I posted yesterday about the new McGraw-Hill report about the prevalence of BIM in the AEC industry. After looking at the numbers, and having been involved with BIM since 2005, that I don't think the numbers are truly reflective of the industry.
Two other blog posts, http://beyondthesilos.blogspot.com/2012/10/counterpoint-slow-bim-adoption.html which says "which argues the benefits of BIM and laments the slow rate of BIM adoption in" and you get to pick your country, state or city. The MH report is from firms surveyed. It's not a report about every architecture and construction firm in the world.
Then, there's this post from Phil Read, http://www.architecture-tech.com/2012/10/the-future-of-design-leeeeeeroy.html. One part struck me as very painful.
"I'm just really confused. Nothing makes sense." Christopher confessed. Then he began to elaborate."We're learning to use something called AutoCAD. Do you know what a 'Layer' is? We have to use something called Layers. We have to make layers and then we draw lines. So far we've only drawn floor plans. It's pretty boring and I'm just really confused - none of this makes any sense. I don't think I'd make a very good architect."
Why are schools still teaching AutoCAD instead of Revit and the BIM process?
BIM isn't just about a design tool such as Revit, AutoCAD Architecture, Archicad or any other 3D program. BIM is about technology, people, workflow and Alix's favorite word, PROCESS. It's about how we share information. It's the Information Exchange that's critical. More information, more information, more decisions, more analysis and more sharing of all of that is what makes whatever you want to call it, better.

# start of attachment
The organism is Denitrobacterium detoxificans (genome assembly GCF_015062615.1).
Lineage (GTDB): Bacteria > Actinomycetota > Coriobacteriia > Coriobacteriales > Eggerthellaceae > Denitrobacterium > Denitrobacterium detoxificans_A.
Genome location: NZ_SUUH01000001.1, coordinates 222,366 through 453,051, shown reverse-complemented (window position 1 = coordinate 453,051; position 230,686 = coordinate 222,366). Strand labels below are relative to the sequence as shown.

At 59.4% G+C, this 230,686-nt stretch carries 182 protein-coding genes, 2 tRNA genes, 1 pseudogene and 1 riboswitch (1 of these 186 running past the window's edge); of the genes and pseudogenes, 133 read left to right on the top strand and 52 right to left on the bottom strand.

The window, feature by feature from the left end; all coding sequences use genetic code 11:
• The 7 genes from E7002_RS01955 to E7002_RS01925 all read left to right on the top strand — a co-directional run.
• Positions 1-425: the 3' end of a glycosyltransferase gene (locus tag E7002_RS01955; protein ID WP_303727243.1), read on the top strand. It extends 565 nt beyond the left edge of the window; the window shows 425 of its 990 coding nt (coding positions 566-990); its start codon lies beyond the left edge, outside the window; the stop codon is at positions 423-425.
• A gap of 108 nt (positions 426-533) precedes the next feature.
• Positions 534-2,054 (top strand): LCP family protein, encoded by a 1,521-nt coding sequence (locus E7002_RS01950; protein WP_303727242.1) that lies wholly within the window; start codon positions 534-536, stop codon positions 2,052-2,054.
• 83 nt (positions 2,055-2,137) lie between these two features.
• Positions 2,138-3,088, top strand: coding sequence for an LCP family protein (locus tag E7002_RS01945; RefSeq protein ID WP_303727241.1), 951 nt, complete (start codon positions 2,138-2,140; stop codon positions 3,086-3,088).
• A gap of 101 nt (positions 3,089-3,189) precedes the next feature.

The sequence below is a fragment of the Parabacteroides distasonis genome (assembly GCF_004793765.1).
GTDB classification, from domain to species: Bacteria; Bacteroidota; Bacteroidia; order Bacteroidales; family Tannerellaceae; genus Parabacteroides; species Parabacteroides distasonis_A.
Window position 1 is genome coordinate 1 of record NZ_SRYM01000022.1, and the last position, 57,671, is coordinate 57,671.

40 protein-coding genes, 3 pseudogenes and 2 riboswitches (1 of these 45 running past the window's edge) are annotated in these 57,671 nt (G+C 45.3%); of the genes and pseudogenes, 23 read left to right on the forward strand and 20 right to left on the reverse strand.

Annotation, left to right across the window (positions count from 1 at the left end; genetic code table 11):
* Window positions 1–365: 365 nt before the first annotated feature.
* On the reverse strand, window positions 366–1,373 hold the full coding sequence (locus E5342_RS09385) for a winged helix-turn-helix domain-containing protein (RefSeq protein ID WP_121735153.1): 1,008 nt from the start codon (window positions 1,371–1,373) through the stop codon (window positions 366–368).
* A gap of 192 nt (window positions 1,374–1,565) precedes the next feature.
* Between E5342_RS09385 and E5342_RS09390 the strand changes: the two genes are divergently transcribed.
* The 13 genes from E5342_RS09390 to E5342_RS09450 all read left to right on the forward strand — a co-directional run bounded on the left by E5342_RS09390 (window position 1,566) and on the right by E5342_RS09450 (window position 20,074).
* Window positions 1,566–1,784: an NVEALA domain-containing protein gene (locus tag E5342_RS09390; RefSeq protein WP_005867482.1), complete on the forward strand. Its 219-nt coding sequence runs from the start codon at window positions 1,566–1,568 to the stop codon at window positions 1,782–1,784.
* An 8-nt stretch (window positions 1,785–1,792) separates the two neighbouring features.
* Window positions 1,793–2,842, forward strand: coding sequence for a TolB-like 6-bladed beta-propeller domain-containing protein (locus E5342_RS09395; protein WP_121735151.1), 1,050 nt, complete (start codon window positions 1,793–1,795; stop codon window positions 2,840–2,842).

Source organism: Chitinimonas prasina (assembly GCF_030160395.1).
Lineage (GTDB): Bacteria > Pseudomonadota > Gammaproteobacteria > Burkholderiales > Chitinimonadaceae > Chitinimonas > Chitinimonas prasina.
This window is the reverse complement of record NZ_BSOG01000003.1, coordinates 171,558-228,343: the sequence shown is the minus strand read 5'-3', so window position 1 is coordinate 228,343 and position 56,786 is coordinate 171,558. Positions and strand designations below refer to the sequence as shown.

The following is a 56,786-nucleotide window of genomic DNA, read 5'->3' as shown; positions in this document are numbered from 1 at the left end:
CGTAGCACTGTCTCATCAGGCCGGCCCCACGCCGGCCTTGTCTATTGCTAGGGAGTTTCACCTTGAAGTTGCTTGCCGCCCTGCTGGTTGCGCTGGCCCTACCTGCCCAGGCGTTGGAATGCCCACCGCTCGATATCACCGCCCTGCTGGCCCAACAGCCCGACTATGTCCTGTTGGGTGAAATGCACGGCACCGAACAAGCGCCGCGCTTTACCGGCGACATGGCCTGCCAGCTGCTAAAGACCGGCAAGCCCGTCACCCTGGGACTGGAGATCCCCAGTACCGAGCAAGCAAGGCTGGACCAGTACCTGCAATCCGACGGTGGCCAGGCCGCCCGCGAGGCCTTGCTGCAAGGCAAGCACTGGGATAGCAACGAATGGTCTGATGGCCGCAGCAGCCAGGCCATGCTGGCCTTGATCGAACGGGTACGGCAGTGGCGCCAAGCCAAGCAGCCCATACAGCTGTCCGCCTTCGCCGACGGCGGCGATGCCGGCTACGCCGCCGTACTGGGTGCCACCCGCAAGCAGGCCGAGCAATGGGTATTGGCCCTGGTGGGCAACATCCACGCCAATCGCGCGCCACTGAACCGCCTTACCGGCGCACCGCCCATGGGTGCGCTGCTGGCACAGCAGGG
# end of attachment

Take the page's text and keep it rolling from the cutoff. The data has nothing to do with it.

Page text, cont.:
I prefer VDC, virtual design and construction as a more accurate depiction of what we're doing. There are so many pieces of software necessary to implement BIM, that if the schools aren't teaching it, and they're not using it on your city and your consultants or subcontractors aren't on board with it yet, don't get excited about any report. If you go back, the reports have been saying the same thing for years, yet we still can't find people who know what they're doing yet.
There is just so much to learn, software to implement and new tools coming out every day. BIM is overwhelming, sometimes it's just easier to stick with what you know with CAD and forget about the whole thing. For those of us who have pushed forward, made it through our first few non profitable BIM projects, we're now seeing the benefits of BIM and getting more work because of it.
I'd really like to see when BIM is 100% adopted. I don't think it will be for a very long time, but first things first, the schools need to start teaching it now!
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